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Sinus infections

Sinus infection or sinusitis is an inflammation of the lining of the sinuses and nasal passages. Sinuses play several important roles. Among other things, they insulate the skull and allow the voice to resonate. There are four major pairs of sinuses: frontal sinuses, located behind the forehead, maxillary sinuses behind cheek bones, ethmoid sinuses between the eyes and sphenoid sinuses behind the eyes.

Sinusitis, which can be acute or chronic, can be infectious or non-infectious. Non-infectious sinusitis is usually related to seasonal allergies or inhaled irritants while infectious sinusitis, which usually develops during or after common cold or flu, can be bacterial, viral and, less commonly, fungal.

In most cases, sinusitis clears after ten to fourteen days. Anything longer than eight weeks is considered chronic sinusitis, especially if it occurs several times a week.

Common symptoms of sinusitis include feeling of pressure in the face, especially around the eyes, headache, tenderness, fatigue, fever, nasal congestion or runny nose and post-nasal drip.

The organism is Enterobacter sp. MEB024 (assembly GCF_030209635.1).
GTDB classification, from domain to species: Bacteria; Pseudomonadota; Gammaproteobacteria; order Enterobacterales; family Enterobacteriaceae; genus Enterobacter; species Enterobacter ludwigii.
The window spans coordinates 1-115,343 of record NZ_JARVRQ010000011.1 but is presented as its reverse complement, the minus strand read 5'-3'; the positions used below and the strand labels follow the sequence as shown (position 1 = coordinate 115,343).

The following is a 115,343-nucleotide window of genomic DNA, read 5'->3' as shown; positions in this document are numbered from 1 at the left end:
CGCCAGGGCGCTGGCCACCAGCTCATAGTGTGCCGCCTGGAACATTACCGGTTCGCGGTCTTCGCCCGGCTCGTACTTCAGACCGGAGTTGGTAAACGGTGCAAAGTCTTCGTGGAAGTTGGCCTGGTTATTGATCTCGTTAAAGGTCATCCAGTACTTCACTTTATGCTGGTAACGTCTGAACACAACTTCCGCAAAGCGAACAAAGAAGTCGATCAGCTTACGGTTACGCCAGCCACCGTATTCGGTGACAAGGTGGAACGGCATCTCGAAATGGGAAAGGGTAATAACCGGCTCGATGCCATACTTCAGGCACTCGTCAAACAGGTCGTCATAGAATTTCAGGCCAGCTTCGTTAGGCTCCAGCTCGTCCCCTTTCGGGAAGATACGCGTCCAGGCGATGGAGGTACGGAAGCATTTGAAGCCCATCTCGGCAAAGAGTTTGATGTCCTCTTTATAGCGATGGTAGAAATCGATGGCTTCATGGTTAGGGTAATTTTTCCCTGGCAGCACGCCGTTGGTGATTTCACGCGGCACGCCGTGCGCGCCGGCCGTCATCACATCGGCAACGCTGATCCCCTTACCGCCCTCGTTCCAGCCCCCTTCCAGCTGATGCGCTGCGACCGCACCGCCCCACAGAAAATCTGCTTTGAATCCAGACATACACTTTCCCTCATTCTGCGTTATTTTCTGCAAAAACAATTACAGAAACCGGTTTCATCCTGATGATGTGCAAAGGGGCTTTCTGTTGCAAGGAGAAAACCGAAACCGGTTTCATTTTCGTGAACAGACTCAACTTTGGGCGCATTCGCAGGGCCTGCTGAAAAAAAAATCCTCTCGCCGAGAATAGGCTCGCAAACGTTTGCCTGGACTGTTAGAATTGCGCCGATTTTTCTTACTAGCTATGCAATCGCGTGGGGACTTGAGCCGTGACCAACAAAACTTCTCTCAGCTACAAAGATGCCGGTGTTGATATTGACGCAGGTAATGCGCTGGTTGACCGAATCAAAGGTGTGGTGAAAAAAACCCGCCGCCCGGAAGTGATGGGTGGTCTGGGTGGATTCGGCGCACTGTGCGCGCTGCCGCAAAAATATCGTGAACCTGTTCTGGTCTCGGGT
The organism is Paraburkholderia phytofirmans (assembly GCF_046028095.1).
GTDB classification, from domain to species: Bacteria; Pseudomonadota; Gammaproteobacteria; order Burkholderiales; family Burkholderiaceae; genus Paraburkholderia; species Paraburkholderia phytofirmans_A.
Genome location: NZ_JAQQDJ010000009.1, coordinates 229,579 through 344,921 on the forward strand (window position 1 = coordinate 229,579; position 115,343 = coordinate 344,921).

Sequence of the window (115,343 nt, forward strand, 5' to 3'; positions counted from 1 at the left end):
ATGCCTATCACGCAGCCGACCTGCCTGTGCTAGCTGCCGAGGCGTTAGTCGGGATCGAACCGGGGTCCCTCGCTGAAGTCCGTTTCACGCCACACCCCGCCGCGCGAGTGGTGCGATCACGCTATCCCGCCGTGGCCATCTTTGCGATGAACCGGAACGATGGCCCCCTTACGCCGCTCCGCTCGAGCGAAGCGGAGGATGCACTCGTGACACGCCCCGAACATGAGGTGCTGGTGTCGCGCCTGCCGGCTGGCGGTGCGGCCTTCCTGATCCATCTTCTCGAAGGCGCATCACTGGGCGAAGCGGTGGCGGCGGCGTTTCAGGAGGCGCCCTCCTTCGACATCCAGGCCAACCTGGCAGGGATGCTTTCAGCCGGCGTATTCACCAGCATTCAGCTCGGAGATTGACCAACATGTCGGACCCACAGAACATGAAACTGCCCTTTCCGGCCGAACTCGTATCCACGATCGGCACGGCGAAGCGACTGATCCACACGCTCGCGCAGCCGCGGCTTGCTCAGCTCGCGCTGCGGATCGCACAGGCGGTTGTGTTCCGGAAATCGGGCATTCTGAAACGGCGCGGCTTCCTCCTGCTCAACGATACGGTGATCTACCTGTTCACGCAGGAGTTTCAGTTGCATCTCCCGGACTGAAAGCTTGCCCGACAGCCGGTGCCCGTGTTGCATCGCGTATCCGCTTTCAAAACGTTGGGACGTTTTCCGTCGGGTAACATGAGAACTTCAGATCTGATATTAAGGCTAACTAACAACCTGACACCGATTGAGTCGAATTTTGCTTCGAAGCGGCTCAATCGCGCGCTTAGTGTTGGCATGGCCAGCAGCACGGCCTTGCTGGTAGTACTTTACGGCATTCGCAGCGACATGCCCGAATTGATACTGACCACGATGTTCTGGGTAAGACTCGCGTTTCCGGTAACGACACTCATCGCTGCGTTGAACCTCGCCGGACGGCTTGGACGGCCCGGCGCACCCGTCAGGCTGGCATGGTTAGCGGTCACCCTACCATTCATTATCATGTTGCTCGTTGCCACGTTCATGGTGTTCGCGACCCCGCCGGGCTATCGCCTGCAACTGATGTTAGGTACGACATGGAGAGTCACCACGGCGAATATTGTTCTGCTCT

Prevention of sinus infections

Generally speaking, prevention of sinus infections depends on the specific cause. Viral sinusitis is quite common, especially from late fall to early spring. The prevention of this form of sinusitis is the same as the prevention of flu, cold and other viral upper respiratory infections. This means avoiding direct contact with infected persons, frequently washing hands, especially after touching shared objects, door knobs, telephones and such, avoiding small, crowded and confined spaces and possibly getting vaccinated for influenza.

Other things that can help include multivitamins, balanced diet, regular physical activity and stress reduction, all the things that can help boost the immune system. It is also very important to keep the sinuses in good shape, which can be achieved by drinking plenty of water, spending time in fresh air, avoiding dry, smoky or dusty indoor air and using saline sprays or other neutral nasal sprays.

Sinusitis that is associated with seasonal allergies can be prevented or controlled by reducing the exposure to allergens. If avoidance is not possible or if it is too complicated, over-the-counter medications, mostly antihistamines, are highly recommended.

Traveling in airplanes tends to aggravate the inflammation of the sinuses and it is generally unfavorable for upper respiratory tract. Because of this, it is recommended to use a mild decongestant before the flight and to instill saline spray several times during the flight.

Sinuses can also suffer from the water in public swimming pools. People who are prone to sinusitis should avoid diving in such water.

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